Is there an example of a sigma algebra that is not a topology? If this is not the case, is it possible to prove that all sigma algebras are topologies?

5$\begingroup$ This question might be better suited to math.stackexchange. Note: if your $\sigma$algebra includes singletons, as many do, then if it were a topology, it would have to include all subsets of the space. $\endgroup$ – Joel David Hamkins Jul 12 '11 at 16:13

4$\begingroup$ @Joel: I'm probably being silly, but is it clear that in $\mathtt{ZF}$ this gives the requested example? More precisely, can you pin down a set $A$ such that the $\sigma$algebra $\sigma(\{\{a\} : a \in A\})$ generated by singletons of elements of $A$ forms a proper subset of $\mathcal{P}(A)$? Things seem to get tricky in models where all uncountable cardinals are singular. $\endgroup$ – Clinton Conley Jul 12 '11 at 19:31

2$\begingroup$ Clinton, I was working (habitually) in ZFC, and thinking about the usual $\sigma$algebra of Borel sets, which are a counterexample once you know there is a nonBorel set. But you are right that this cannot be proved in ZF, and so your comment makes an interesting question! Namely, is it consistent with ZF that every $\sigma$algebra is a topology? I'm not sure if François's answer in his linked question provides the answer, but it is surely very relevant. $\endgroup$ – Joel David Hamkins Jul 12 '11 at 20:28

2$\begingroup$ @Clinton: I just added an update to my old answer. The wellordered case is much easier to prove, but the fact holds for all sets. $\endgroup$ – François G. Dorais♦ Jul 12 '11 at 20:45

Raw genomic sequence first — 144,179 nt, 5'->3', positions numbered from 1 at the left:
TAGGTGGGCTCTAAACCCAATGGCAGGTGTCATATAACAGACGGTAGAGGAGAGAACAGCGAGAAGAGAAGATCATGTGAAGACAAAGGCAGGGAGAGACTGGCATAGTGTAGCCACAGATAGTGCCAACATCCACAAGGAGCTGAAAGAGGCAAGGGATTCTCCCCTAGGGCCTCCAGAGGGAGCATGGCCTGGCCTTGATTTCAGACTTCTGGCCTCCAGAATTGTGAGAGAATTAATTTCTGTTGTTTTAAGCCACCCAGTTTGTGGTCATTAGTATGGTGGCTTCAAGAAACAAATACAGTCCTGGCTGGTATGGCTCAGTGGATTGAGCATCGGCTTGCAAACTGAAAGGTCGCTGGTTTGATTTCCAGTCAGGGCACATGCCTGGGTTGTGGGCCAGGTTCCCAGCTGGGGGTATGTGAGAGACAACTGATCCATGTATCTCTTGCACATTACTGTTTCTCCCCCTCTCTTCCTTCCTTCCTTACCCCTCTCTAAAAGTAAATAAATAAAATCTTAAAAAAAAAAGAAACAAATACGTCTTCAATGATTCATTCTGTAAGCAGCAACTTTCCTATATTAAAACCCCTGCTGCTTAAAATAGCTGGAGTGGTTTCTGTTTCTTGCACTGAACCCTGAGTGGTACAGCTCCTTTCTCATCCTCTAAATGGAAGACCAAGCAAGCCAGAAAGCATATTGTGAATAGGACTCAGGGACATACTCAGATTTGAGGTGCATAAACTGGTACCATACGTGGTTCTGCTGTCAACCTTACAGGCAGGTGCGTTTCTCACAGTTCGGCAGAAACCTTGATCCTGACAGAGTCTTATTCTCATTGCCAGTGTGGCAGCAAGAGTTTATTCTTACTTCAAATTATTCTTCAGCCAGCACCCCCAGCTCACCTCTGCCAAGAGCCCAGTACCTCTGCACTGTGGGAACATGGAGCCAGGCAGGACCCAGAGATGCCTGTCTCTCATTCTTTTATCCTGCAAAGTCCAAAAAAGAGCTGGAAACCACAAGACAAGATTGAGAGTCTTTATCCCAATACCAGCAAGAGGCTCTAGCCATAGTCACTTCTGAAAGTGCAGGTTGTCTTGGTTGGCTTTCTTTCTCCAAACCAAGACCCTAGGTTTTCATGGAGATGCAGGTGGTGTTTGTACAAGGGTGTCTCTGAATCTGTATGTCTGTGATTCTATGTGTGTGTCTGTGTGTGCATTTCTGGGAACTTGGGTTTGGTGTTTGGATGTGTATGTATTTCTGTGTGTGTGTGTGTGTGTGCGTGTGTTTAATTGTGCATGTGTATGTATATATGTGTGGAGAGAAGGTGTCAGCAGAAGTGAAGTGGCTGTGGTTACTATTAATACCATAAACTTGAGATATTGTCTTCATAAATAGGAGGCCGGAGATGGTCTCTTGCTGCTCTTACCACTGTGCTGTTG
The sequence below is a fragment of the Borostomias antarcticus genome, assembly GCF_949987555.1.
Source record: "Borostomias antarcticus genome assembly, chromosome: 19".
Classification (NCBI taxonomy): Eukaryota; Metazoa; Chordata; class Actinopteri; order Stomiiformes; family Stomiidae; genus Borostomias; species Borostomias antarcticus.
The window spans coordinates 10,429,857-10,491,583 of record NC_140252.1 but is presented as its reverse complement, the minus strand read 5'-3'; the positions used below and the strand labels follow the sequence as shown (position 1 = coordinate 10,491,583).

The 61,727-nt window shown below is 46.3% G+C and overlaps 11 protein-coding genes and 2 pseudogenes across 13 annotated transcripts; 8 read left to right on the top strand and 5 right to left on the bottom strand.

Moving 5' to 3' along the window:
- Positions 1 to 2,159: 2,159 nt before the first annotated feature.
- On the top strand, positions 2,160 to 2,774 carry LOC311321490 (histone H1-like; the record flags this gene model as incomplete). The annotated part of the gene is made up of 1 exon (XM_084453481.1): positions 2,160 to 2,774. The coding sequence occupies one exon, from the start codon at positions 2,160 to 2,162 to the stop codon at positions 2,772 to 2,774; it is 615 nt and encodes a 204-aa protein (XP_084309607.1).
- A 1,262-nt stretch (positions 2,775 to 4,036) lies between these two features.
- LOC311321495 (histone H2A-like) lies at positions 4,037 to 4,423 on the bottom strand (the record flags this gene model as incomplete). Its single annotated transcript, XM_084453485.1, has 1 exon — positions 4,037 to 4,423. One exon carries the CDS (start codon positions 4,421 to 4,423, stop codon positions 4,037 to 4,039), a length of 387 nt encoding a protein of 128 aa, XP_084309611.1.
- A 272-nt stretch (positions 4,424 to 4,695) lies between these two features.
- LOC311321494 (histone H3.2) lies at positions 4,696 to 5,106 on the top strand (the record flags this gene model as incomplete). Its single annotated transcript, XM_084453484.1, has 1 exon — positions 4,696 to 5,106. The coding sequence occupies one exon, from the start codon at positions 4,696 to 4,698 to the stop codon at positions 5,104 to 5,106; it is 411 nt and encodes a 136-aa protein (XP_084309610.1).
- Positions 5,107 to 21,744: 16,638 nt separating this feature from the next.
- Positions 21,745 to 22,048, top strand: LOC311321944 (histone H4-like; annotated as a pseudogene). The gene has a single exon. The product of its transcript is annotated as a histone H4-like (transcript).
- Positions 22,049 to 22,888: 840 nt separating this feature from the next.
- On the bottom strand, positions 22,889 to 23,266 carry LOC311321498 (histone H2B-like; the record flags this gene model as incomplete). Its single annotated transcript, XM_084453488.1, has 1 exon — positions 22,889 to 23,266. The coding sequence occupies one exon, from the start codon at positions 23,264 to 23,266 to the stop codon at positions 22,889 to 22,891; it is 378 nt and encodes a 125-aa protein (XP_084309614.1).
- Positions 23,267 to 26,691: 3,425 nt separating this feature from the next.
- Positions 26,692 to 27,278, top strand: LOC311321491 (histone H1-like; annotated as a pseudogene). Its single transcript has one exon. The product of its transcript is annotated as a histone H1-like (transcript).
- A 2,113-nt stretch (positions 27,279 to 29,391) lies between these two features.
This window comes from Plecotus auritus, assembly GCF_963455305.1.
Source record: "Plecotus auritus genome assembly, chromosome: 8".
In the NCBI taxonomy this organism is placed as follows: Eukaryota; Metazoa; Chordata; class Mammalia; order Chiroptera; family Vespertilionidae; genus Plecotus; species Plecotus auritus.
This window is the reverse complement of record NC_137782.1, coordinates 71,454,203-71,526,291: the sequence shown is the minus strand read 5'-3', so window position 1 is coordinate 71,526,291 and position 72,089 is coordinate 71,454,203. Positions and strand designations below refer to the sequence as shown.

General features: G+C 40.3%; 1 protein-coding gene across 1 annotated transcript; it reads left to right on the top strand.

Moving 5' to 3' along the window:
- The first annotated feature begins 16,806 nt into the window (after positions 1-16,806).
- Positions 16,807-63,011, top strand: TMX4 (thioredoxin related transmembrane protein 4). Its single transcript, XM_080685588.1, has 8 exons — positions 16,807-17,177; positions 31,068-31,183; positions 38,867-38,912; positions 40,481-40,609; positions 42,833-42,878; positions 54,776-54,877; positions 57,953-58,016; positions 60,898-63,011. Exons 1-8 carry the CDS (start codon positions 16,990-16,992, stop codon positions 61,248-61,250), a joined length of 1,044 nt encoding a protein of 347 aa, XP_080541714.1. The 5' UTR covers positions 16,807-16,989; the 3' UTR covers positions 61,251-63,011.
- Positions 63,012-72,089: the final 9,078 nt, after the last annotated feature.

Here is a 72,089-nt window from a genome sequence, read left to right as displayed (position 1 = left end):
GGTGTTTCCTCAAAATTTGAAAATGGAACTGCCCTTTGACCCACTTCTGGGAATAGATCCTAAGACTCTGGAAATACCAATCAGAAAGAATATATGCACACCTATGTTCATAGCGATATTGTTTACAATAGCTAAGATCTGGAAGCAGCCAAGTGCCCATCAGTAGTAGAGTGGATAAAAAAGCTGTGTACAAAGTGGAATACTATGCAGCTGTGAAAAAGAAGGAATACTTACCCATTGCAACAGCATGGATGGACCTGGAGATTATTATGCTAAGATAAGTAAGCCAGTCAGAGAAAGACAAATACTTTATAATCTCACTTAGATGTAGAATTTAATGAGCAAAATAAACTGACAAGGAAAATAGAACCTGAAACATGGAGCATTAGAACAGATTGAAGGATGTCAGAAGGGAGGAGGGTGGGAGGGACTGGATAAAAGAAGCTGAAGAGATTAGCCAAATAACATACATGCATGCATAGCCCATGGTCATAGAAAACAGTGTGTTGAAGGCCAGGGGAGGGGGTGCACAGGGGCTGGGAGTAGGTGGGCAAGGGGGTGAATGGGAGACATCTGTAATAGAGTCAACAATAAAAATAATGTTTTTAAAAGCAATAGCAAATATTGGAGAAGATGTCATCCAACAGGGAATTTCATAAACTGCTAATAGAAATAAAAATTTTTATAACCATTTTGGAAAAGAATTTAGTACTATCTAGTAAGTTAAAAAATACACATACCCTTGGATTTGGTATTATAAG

3$\begingroup$ Clinton, why not ask the question explicitly as an MO question: Is it consistent with ZF that every $\sigma$algebra is a topology? François's answer with Gitik's model nearly answers it, and may very well provide a full answer, if we dig a bit deeper into it. $\endgroup$ – Joel David Hamkins Jul 12 '11 at 21:55
In order to elaborate on Joel Hamkins comment: The $\sigma$ algebra $A$ generated by the open sets of $\mathbb{R}$ is not the power set of $\mathbb{R}$, since there are subsets of $\mathbb{R}$, which are not contained in $A$ by the axiom of choice. Now suppose $A$ is a topology, then for every subset $X \subset \mathbb{R}$ as the union $\cup_{x \in X} \left\{ x \right\}$ would be in the topology, and hence measurable, which contradicts the observation that $ A \neq P(\mathbb{R})$.


2$\begingroup$ A small nitpick: your statement that "this [is] equivalent to the existence of non Lebesgue measurable sets," is not quite accurate, since it is consistent with ZF+DC (from suitable assumptions) that every set is Lebesgue measurable, but in these models, not every set is Borel. (For example, this situation arises under AD.) That is, knowing that there are nonLebesgue measurable sets is not the same as knowing that there are nonBorel sets. Meanwhile, it is consistent with ZF that every set is Borel, such as when AC fails so badly that the reals are a countable union of countable sets. $\endgroup$ – Joel David Hamkins Jul 12 '11 at 17:35

1$\begingroup$ pm: It seems the backslashes needed to be escaped by another backslash before it would be parsed. $\endgroup$ – Zev Chonoles Jul 12 '11 at 17:53